To assess whether the change in the cells proliferative capacity is temporal or inherited to the daughter cells, we continued to grow the HS-treated cultures for 80 more days following the treatment (which took place on days 0–4, P2) and measured the cumulative PDs (Figure 2I). Although at each passage live cells were seeded at a fixed confluence (1 × 105 cells/9.6 cm2), the gap between the control and HS-treated cells remained stable for more than 13 passages. By following the attenuation of the number of doublings per day (PDt), we noted that the cells’ proliferation capacity almost fully recovered after their immediate reduction following the HS treatments [as in Wiese et al. (2019)]. Approximately three passages later (P7, blue arrowhead in Figure 2J, inset), the treated cells started slowing their PDt, whereas the control culture PDt started to decrease only two passages afterward (P9, black arrowhead in Figure 2J, inset). This finding suggests that the treated cells initiated cell cycle slow-down and replicative senescence earlier than the untreated MSCs. However, all cells continued proliferation at a slow but stable rate for more than 15 passages (black arrow in Figure 2J) before the culture became inhomogeneous and eventually ceased proliferation completely.

Functional Consequences of HS

Together with proliferation capacity, immunophenotypic analysis and three-lineages differentiation are the parameters for the characterization of MSCs (Dominici et al., 2006). We analyzed how the in vitro differentiation potential is affected by the HS treatment (Figure 3A). Osteogenic, chondrogenic, and adipogenic differentiation potential declined following the severe pulse and constant HS. Osteogenic and chondrogenic differentiation of HS-treated cells were impaired mainly for 42oC, 48- and 72-h treatments. As fewer differentiation centers were visible, the intensity of staining was weaker, and their size was smaller. HS-treated cells exhibited similar results following adipogenic differentiation. Delayed fat accumulation was visible, the morphologic change took longer to initiate, and fewer cells accumulated lipid droplets that were also smaller as compared to control cells. These results suggest that even short thermal stress has an incremental impact on the overall differentiation potential of MSCs in vitro, which might explain some of the impaired physiological functions of animals exposed to heat stress. The immunophenotypic analysis showed that although the composition and expression level of surface markers change during long-term cultivation (Wagner et al., 2008), no effect of the HS treatments on the expression levels of the distinctive surface markers was observed (Figure 3B).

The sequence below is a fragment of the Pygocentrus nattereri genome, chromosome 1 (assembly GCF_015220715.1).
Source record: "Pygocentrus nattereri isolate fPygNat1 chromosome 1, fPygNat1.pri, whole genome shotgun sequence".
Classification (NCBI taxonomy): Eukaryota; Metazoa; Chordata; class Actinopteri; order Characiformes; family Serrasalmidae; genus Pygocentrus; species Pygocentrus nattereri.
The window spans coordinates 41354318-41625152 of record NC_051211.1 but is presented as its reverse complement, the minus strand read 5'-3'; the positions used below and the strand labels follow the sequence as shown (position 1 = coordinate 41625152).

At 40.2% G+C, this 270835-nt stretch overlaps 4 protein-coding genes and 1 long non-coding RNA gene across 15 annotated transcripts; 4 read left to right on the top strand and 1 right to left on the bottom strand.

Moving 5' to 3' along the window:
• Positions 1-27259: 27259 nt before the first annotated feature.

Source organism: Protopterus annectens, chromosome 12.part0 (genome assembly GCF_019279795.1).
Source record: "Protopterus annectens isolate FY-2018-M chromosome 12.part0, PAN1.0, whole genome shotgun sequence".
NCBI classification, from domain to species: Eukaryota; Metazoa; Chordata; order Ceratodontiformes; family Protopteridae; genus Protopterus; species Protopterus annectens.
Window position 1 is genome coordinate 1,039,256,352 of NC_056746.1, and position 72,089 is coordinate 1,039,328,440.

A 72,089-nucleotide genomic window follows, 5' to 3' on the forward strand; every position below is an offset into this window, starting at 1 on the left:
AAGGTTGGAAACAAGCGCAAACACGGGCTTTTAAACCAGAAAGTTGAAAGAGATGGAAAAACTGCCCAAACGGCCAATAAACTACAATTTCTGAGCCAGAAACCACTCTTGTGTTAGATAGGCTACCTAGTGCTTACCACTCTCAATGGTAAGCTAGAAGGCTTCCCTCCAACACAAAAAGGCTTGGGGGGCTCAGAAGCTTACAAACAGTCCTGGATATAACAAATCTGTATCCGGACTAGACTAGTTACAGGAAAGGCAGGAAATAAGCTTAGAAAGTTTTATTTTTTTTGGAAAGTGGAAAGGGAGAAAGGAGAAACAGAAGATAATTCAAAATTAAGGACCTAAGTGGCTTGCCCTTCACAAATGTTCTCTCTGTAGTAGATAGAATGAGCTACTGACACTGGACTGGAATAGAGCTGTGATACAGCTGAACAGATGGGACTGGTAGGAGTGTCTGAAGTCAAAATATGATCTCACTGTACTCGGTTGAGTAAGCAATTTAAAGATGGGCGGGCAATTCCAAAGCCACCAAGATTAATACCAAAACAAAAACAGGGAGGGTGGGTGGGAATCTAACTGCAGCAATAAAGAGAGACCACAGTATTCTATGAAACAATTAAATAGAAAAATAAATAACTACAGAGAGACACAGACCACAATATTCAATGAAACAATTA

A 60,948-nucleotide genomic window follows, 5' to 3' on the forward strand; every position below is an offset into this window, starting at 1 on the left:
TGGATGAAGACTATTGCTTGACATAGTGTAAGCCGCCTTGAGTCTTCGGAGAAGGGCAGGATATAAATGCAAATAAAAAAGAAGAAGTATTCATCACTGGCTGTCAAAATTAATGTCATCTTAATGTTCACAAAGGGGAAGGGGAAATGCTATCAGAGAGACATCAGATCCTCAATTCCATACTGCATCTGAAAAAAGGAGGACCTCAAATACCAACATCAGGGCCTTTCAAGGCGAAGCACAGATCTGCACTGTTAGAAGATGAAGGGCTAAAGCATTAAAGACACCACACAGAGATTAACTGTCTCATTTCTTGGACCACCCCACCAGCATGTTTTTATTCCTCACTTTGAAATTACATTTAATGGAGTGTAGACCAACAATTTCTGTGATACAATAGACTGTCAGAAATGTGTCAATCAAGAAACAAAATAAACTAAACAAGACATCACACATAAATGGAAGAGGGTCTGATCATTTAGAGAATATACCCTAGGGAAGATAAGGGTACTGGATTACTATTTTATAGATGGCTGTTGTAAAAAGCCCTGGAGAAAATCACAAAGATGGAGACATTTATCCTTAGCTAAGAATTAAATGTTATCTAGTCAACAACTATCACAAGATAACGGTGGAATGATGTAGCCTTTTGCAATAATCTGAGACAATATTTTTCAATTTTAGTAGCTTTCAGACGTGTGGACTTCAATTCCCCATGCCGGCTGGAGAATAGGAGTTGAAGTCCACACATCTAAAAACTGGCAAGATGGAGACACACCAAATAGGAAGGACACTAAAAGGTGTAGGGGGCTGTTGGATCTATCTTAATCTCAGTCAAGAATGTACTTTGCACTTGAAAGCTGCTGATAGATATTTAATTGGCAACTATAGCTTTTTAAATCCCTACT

Figure 3. Loss of differentiation and immunomodulation abilities following heat shock. (A) bUC-MSCs gradually lose the ability to differentiate into osteocyetes (left, stained by Alizarin red), chondrocytes (middle, stained by Alcian blue), and adipocytes (right, stained by Bodipy and DAPI) following pulse and constant HS. Representative pictures from three independent experiments are shown. (B) No change in expression levels of typical MSC markers following HS, with all samples normalized to control untreated MSCs. (C) Macrophages cell line (RAW, illustrated orange) was cocultured with bUC-MSCs (in green) for 21 h following HS treatment and then activated by LPS (purple) for 3 h. RAW cells without bUC-MSCs were examined as a reference, and coculture with neutral cells (MEFs) was carried out to control for coculture effect. (D) The transcriptional profile of 10 mouse genes was examined by RT-qPCR. The expression levels of typical proinflammatory genes were high (yellow) in RAW cells alone and reduced (violet) in RAW cells cocultured with bUC-MSCs but not with MEFs. Long HS treatment at 40.5°C eliminated the reduction, indicating that those cells were malfunctioning. Three housekeeping genes were used as reference genes—UBC, EIF5a, and EEF1A1. Data are the mean for n = 3.

The Functional Consequence of HS on MSC Immunomodulatory Capability

The effect of MSCs on the immune system is a major reason for the interest in these cells and an important characteristic for both therapeutic use and physiological homeostasis. We analyzed the capability of MSC coculture to induce the switch of activated macrophages from proinflammatory M1 to anti-inflammatory M2 by comparing the cytokine expression pattern of RAW macrophages cocultured with MSCs before and after HS treatments (as illustrated in Figure 3C). While the coculture of RAW with normal MSCs or MSCs after the pulse HS treatment reduces the expression of mouse proinflammatory cytokines such as KClike Cxcl1, IL-1b, and TNF-α, the constant HS treatment eliminates this immunomodulatory capacity of the cells (Figure 3D, see also Supplementary Figure S2).